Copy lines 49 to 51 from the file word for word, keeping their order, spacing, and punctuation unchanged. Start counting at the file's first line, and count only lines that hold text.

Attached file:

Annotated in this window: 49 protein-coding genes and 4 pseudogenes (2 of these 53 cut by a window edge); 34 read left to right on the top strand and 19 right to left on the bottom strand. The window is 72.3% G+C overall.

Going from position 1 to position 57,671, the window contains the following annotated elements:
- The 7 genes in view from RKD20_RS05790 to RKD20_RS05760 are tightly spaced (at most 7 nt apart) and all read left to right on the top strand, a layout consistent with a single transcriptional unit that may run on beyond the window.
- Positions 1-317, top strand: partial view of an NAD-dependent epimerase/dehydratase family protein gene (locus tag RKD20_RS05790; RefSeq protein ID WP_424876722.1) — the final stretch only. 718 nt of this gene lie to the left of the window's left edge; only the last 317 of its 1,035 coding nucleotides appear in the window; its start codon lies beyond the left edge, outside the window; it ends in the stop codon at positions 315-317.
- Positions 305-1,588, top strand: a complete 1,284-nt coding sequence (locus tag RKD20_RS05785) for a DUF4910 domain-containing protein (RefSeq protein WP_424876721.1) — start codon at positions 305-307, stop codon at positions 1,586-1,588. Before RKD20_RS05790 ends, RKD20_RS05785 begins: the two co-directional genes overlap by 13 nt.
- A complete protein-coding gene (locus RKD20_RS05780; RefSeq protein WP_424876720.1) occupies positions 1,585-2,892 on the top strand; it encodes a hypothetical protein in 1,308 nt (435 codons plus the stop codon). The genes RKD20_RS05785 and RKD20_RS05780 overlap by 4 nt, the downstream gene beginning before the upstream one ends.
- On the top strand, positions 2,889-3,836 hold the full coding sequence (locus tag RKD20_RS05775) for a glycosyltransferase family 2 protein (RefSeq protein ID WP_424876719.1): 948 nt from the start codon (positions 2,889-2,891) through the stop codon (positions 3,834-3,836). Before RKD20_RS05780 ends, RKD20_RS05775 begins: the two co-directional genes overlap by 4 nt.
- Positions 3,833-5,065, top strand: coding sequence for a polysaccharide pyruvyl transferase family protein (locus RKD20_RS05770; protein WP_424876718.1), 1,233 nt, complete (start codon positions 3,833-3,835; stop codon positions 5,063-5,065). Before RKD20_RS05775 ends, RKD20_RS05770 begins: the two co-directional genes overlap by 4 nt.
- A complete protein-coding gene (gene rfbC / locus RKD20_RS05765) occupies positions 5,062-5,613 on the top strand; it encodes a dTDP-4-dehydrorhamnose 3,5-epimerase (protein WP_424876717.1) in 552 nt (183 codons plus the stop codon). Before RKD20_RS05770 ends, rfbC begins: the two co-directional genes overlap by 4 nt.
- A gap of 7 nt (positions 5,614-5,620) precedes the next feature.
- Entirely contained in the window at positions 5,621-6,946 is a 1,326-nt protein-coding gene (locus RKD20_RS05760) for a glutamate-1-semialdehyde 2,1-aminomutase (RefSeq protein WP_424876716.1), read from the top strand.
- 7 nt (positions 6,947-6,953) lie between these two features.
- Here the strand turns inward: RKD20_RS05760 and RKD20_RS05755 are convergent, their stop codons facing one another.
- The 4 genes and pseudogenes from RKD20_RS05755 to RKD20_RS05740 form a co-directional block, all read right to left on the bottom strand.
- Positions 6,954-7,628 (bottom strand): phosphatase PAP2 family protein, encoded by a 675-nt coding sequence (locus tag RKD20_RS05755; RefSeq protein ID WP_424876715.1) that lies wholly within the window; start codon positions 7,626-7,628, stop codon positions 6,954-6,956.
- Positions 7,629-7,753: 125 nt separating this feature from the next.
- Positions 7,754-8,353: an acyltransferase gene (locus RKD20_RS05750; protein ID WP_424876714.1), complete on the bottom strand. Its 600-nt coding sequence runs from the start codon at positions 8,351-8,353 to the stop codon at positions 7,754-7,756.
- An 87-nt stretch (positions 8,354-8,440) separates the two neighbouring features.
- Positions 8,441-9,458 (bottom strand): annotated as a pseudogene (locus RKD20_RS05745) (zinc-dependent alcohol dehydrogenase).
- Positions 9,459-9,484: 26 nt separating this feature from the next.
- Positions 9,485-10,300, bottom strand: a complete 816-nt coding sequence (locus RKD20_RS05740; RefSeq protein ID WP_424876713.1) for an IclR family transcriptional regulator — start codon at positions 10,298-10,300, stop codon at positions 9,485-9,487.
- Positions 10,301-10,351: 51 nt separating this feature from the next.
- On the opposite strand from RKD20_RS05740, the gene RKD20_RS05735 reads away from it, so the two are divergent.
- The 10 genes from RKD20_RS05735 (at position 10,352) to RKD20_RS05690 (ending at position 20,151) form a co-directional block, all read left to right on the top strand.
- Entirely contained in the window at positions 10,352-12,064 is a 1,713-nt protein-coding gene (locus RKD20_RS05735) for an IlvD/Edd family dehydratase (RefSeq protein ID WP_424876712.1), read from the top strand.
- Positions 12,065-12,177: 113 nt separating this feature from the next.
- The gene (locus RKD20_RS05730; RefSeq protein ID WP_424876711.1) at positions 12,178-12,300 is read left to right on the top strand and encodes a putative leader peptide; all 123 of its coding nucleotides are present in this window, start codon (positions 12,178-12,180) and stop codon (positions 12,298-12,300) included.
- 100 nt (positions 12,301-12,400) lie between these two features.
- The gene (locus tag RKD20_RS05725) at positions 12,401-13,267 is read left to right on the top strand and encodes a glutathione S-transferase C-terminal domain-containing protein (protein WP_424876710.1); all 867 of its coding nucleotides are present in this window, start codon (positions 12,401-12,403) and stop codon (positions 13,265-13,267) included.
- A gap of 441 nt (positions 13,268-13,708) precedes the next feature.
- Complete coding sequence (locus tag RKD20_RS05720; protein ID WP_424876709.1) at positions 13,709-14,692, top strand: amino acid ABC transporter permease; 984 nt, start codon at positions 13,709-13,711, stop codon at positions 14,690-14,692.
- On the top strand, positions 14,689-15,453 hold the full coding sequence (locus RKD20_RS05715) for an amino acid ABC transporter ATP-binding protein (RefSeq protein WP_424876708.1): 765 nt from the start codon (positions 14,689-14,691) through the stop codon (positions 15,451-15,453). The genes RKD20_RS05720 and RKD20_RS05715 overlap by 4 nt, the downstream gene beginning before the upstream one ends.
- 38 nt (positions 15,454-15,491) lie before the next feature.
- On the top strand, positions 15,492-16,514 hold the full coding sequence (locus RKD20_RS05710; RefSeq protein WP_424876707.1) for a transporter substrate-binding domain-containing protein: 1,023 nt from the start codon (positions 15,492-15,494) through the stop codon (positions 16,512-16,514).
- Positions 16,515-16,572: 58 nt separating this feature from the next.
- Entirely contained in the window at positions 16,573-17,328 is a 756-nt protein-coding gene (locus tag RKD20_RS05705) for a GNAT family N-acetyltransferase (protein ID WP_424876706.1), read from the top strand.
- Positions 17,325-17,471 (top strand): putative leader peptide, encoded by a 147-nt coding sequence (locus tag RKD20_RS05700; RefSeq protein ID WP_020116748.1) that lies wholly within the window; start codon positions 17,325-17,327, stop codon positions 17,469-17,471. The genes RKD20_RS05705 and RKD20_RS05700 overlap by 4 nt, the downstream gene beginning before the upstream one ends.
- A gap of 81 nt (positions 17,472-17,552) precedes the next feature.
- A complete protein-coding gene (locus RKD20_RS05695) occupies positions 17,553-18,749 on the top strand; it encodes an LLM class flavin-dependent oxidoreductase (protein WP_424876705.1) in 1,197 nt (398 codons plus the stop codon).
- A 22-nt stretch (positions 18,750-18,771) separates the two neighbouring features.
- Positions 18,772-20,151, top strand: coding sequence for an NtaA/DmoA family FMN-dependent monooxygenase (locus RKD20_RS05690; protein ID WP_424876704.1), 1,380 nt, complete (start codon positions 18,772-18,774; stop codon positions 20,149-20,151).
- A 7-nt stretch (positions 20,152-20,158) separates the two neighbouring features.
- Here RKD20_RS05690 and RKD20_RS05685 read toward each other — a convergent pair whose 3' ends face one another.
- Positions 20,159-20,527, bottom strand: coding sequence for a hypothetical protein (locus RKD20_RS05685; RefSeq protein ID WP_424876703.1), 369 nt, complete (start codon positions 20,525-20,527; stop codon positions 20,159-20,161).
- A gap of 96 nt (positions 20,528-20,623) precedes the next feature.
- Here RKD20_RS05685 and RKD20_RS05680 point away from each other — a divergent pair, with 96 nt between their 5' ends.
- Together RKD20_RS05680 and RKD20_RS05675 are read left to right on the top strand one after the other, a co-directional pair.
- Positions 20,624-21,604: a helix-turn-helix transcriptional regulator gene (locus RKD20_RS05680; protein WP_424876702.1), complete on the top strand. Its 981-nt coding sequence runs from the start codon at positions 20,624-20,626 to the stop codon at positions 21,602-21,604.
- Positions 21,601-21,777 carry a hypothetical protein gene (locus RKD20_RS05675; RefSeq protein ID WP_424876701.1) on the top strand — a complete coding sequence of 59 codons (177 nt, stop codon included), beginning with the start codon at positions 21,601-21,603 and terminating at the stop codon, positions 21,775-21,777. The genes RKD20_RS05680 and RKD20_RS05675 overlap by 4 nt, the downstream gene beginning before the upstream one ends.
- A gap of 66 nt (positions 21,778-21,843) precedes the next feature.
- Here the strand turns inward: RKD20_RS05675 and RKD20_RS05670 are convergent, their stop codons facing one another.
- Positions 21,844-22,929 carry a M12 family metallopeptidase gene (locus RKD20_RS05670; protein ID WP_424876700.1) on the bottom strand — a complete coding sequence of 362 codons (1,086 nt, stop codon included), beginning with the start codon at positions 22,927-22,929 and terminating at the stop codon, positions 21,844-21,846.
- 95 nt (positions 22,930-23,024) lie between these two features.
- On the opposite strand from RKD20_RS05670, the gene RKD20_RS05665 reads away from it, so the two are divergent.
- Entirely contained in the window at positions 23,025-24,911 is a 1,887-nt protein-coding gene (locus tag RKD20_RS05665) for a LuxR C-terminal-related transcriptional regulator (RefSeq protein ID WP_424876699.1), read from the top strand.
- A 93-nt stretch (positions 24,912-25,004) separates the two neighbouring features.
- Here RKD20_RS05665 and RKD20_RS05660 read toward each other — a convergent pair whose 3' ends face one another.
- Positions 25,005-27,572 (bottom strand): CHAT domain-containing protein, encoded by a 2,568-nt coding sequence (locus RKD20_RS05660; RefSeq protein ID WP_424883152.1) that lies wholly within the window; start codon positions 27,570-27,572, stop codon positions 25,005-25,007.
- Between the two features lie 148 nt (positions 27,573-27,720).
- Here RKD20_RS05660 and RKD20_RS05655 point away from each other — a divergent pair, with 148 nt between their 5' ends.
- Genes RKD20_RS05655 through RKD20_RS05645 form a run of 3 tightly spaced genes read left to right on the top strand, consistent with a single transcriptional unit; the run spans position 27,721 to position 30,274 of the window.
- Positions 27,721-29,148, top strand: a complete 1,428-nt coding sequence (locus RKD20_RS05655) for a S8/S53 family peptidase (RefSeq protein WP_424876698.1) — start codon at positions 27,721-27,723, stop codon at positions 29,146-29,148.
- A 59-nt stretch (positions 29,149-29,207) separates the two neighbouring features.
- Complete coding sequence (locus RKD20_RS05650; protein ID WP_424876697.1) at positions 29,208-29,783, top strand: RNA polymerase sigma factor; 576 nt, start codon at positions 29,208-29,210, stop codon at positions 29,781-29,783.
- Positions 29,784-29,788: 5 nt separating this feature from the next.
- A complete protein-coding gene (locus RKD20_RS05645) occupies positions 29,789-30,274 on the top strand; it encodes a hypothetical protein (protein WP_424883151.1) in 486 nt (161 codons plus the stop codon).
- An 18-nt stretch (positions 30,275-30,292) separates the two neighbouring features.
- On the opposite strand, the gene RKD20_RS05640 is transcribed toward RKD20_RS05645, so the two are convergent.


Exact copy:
- Positions 21,601-21,777 carry a hypothetical protein gene (locus RKD20_RS05675; RefSeq protein ID WP_424876701.1) on the top strand — a complete coding sequence of 59 codons (177 nt, stop codon included), beginning with the start codon at positions 21,601-21,603 and terminating at the stop codon, positions 21,775-21,777. The genes RKD20_RS05680 and RKD20_RS05675 overlap by 4 nt, the downstream gene beginning before the upstream one ends.
- A gap of 66 nt (positions 21,778-21,843) precedes the next feature.
- Here the strand turns inward: RKD20_RS05675 and RKD20_RS05670 are convergent, their stop codons facing one another.